4. The powders have properties that make them useful for different things.  One of the polymers is Instant Snow. One of the polymers is used by florists because it releases water slowly to provide water to flowers.   One of the polymers is used in diapers.  Which powder is which?

If you are making your own data chart, you can use the suggested design to help you.

If you want to learn more about polymers, try this! https://www.pslc.ws/macrog/kidsmac/basics.htm

 

Part B: DISSECT: What is the anatomy of a diaper?

To dissect means to separate something into pieces in order to study its internal parts.  

A diaper has been designed to keep a baby dry by keeping moisture away from a baby’s skin.  The hydrogel most commonly used in diapers is sodium polyacrylate.  It’s added to the core of disposable diapers to soak up urine. This helps to prevent diaper rash.   The diaper is also designed to prevent urine from leaking out of the diaper to keep the baby’s clothing dry.  The anatomy of the diaper is a good example of chemistry and engineering working together to solve a problem.  Let’s dissect the diaper and analyze the design!

For each camper:
One gallon sized baggie
One medicine cup (reuse the a medicine cup from Part A)
A brand diaper (if there is only one camper-there will be two brands of diapers to be compared.)
Scissors

To share:
Newpaper, large plastic garbage bag or another material to cover your workspace and make cleaning up easier

Procedure:

  1. Cover your workspace with newspaper or by a large, plastic garbage bag.  This will make cleaning up easier later.
  2. Place a new diaper on the newly covered surface.
  3. Make a drawing of the diaper design.   Why was it designed this way?  Label your observations about the construction.  
  4. Look carefully at the lining.  Make some observations about the material used to make the diaper.  What does it look like?  How does it feel?
  5. Carefully cut through the diaper lining and remove all of the stuffing material.
  6. Put all of the stuffing material into your gallon sized plastic bag.  Scoop up any material that may have fallen onto your work surface and put it into the plastic bag.
  7. Seal the bag. Open a small area and blow some air into the bag so that the bag puffs up a little bit.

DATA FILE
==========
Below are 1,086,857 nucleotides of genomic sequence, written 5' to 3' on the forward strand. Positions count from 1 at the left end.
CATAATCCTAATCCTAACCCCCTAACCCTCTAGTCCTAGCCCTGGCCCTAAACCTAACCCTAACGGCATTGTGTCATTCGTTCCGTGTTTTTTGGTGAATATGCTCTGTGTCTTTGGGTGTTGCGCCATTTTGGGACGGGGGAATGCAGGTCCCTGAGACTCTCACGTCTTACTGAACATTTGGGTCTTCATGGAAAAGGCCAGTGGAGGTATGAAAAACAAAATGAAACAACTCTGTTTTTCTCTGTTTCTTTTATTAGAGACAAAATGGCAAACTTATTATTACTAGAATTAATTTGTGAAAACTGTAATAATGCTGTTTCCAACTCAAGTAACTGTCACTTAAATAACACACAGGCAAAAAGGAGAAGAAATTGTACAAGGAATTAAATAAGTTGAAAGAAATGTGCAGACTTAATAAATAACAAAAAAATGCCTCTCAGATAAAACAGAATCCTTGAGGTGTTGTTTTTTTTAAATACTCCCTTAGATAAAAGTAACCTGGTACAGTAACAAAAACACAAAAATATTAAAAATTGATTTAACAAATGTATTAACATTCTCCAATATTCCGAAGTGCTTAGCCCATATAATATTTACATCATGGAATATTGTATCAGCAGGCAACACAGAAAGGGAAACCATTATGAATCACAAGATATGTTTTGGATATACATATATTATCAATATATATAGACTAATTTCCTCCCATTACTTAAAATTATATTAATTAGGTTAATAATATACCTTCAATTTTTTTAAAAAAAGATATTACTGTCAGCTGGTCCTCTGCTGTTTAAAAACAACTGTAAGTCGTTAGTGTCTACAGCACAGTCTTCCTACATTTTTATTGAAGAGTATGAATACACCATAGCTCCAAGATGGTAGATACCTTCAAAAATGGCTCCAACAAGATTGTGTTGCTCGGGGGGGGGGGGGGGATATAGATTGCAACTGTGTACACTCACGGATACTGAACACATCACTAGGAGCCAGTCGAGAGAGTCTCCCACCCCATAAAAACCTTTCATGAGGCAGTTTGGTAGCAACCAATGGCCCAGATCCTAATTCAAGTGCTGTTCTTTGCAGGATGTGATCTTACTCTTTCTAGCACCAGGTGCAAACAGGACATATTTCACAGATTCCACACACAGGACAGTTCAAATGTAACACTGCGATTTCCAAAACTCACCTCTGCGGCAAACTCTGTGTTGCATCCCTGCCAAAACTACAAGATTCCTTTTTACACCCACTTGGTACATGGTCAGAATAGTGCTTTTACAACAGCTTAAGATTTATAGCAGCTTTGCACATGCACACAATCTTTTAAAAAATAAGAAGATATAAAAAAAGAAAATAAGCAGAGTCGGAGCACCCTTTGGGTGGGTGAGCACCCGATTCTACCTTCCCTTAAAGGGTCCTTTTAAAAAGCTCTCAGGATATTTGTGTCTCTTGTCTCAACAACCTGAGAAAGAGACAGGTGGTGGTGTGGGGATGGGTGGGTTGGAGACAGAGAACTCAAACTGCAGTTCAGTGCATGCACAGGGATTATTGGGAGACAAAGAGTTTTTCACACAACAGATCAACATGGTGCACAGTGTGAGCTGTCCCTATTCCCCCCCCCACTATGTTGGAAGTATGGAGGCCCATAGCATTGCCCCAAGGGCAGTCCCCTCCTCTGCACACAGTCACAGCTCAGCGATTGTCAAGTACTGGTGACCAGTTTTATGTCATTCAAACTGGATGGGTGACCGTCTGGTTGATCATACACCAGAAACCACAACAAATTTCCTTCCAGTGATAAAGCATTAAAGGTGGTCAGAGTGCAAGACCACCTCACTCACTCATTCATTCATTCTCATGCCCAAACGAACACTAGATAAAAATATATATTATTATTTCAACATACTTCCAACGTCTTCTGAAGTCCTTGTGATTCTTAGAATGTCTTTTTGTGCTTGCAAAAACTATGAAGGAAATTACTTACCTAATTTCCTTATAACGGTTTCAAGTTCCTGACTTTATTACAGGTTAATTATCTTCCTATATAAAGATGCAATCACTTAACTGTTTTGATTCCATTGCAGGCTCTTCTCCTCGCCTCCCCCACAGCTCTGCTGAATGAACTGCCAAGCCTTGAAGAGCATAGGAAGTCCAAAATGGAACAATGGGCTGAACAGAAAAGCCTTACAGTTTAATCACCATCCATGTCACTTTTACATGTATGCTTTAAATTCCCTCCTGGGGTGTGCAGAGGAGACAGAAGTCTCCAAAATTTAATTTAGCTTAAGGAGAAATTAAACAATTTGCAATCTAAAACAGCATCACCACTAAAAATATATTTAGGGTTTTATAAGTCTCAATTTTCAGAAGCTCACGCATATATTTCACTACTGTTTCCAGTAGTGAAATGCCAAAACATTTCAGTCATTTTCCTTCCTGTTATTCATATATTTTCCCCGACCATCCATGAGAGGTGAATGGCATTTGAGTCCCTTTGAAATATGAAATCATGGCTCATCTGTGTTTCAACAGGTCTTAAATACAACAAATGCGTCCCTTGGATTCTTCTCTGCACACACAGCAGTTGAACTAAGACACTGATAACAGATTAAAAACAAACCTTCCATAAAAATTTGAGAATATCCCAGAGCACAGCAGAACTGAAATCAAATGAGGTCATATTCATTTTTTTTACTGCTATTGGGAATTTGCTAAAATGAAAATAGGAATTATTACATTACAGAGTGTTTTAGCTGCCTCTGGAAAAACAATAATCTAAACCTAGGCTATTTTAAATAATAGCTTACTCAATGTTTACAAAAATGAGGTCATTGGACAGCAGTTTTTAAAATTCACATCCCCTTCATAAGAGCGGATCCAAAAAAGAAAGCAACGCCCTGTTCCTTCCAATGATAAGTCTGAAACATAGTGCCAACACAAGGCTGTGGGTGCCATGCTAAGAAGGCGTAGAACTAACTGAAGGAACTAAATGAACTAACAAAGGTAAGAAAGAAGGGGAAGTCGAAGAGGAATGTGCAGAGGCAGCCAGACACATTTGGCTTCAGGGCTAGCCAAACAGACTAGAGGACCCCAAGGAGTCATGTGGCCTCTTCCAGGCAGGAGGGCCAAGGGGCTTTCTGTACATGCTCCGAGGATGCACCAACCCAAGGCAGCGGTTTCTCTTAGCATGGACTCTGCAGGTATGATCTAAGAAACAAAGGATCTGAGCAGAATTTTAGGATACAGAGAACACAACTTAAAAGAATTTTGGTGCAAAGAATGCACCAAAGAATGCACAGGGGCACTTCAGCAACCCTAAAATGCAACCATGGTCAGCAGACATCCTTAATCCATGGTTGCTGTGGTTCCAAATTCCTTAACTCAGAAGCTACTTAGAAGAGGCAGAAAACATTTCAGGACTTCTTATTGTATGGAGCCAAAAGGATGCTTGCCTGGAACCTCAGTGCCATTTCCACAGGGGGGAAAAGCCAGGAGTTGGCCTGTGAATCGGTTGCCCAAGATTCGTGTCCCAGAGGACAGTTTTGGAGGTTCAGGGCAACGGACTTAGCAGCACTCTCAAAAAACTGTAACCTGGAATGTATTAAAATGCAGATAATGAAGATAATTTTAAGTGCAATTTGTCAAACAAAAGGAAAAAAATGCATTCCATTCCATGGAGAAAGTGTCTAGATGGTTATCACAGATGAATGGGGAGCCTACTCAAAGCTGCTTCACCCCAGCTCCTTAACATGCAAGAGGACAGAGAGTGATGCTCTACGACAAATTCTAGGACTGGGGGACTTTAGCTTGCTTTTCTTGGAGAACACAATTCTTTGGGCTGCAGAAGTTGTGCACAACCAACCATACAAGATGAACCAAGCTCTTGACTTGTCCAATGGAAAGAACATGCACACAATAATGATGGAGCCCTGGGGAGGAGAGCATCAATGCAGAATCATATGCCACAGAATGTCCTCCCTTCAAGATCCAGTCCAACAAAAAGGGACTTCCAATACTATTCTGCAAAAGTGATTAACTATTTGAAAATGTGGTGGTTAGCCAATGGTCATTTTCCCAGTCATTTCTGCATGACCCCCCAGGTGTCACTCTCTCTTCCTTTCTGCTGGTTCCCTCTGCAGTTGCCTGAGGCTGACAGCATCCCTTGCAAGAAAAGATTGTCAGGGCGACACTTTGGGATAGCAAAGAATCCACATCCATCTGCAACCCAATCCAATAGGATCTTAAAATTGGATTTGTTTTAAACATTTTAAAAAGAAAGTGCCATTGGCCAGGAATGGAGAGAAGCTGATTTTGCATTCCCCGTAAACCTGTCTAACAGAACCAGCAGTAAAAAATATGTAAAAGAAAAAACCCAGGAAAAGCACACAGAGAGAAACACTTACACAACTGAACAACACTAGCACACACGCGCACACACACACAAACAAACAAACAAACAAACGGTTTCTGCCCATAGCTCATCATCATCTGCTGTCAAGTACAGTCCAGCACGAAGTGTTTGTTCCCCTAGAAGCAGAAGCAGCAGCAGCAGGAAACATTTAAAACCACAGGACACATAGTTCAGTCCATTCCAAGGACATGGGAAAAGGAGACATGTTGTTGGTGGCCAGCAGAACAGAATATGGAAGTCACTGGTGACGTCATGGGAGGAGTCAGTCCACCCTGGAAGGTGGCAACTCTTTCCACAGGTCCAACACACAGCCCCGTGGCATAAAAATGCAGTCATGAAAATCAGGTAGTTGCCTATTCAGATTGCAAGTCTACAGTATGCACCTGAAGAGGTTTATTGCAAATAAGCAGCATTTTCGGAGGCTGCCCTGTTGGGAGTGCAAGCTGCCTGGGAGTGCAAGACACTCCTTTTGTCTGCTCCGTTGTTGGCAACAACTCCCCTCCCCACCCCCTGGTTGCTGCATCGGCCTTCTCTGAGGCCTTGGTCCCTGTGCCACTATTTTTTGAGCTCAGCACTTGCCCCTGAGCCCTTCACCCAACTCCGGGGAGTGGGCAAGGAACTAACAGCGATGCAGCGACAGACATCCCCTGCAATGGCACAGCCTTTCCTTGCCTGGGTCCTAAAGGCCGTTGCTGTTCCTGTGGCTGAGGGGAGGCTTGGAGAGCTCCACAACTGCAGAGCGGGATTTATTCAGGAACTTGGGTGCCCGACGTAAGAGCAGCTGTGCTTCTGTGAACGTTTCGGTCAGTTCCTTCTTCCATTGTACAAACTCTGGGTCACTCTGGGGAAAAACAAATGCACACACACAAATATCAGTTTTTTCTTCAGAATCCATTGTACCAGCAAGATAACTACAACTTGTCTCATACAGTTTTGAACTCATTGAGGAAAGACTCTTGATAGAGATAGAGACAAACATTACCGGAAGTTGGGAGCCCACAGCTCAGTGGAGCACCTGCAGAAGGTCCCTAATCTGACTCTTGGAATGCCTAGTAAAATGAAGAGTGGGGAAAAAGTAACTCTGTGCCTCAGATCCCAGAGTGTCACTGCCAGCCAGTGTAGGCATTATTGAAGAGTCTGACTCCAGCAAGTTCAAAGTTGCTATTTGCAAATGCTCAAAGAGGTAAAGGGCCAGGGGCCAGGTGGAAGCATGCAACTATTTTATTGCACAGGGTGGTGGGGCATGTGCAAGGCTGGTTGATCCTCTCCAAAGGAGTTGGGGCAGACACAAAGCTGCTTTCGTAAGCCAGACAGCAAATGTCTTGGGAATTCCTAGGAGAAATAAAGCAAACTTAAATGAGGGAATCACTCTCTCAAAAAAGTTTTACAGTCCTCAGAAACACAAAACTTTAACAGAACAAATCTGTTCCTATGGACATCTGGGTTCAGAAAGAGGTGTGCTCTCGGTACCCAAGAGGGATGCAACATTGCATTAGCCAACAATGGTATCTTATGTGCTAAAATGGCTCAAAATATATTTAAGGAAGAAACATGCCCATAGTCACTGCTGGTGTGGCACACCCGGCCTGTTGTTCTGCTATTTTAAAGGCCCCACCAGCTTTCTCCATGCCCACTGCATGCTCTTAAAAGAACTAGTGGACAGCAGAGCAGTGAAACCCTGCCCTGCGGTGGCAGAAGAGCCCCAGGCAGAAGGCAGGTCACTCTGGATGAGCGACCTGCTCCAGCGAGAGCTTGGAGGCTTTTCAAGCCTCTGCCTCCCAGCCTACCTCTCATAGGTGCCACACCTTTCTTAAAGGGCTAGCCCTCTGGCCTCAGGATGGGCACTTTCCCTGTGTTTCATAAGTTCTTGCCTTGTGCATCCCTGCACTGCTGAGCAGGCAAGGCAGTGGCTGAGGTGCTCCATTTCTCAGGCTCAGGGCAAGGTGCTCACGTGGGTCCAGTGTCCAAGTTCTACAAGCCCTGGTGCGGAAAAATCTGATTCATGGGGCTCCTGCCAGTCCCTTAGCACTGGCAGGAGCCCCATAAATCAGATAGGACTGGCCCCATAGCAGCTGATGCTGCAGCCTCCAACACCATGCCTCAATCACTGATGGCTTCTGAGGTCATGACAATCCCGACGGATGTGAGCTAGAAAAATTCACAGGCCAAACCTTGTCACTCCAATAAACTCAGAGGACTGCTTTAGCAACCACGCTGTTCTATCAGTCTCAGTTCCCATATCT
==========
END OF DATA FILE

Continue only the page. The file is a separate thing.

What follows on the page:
8. Shake the bag for a few minutes.  You will begin to see that a powder begins to gather in the bottom of the bag.  This is the super absorbent polymer powder.
  9. Open the bag and while it is still inside the bag, begin to pull apart the cotton.  This will help to release any other polymer that is trapped in the cotton.  
  10. Continue to pull at the cotton until you are certain that the majority of the polymer has been released and is now at the bottom of the plastic bag.
  11. Remove the cotton from the bag.  Use the medicine cup to measure the amount of polymer removed from the diaper.  Record this amount in your data chart.
  12. If you have a second diaper, you will need to repeat this procedure again to collect the polymer.  Record this amount in your data chart.

INTERESTED IN LEARNING MORE?  https://www.youtube.com/watch?v=s6GBfrJd2hs

Part C: INVESTIGATE: How much water can different brands of diapers hold?

There are many brands of diapers.  When we dissected your diaper, you removed the sodium polyacrylate from each of the different brand’s diapers. Does one brand work better than another? You can test this out! We want to test our question in a scientific way. This means that we need to do EXACTLY THE SAME THING to the polymer from each diaper.

For each camper:
The polymer that has been removed from the diaper.
Gallon sized plastic bag

To share:
Measuring cups from your kitchen (optional)
Salt
Spoon

Procedure:
We want to know how much water is absorbed by each brand of diaper.  You will be deciding on your own method for testing the different diaper brands.  How can we test the polymers in a scientific way?

  1. Put your polymer into its gallon bag.  Make sure that you label your bag, so that you remember which diaper you are testing.